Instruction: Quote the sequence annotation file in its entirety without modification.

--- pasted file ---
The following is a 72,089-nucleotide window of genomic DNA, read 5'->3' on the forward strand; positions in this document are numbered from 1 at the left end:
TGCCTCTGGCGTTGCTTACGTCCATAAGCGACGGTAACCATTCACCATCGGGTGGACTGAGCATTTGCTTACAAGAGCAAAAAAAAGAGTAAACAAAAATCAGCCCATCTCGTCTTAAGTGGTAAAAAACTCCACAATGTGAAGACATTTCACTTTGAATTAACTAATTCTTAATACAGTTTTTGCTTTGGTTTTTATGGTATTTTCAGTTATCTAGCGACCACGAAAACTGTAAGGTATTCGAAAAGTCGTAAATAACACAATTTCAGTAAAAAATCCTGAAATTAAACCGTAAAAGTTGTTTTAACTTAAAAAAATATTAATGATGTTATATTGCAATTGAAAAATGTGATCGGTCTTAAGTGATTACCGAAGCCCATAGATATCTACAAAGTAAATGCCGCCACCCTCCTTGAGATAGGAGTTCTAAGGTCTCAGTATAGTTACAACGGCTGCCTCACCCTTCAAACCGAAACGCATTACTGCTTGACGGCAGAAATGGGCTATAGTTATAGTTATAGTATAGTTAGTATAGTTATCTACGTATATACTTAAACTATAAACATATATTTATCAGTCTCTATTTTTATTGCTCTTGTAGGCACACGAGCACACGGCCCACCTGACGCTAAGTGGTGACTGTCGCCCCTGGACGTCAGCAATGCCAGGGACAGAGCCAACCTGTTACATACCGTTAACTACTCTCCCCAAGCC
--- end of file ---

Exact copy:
The following is a 72,089-nucleotide window of genomic DNA, read 5'->3' on the forward strand; positions in this document are numbered from 1 at the left end:
TGCCTCTGGCGTTGCTTACGTCCATAAGCGACGGTAACCATTCACCATCGGGTGGACTGAGCATTTGCTTACAAGAGCAAAAAAAAGAGTAAACAAAAATCAGCCCATCTCGTCTTAAGTGGTAAAAAACTCCACAATGTGAAGACATTTCACTTTGAATTAACTAATTCTTAATACAGTTTTTGCTTTGGTTTTTATGGTATTTTCAGTTATCTAGCGACCACGAAAACTGTAAGGTATTCGAAAAGTCGTAAATAACACAATTTCAGTAAAAAATCCTGAAATTAAACCGTAAAAGTTGTTTTAACTTAAAAAAATATTAATGATGTTATATTGCAATTGAAAAATGTGATCGGTCTTAAGTGATTACCGAAGCCCATAGATATCTACAAAGTAAATGCCGCCACCCTCCTTGAGATAGGAGTTCTAAGGTCTCAGTATAGTTACAACGGCTGCCTCACCCTTCAAACCGAAACGCATTACTGCTTGACGGCAGAAATGGGCTATAGTTATAGTTATAGTATAGTTAGTATAGTTATCTACGTATATACTTAAACTATAAACATATATTTATCAGTCTCTATTTTTATTGCTCTTGTAGGCACACGAGCACACGGCCCACCTGACGCTAAGTGGTGACTGTCGCCCCTGGACGTCAGCAATGCCAGGGACAGAGCCAACCTGTTACATACCGTTAACTACTCTCCCCAAGCC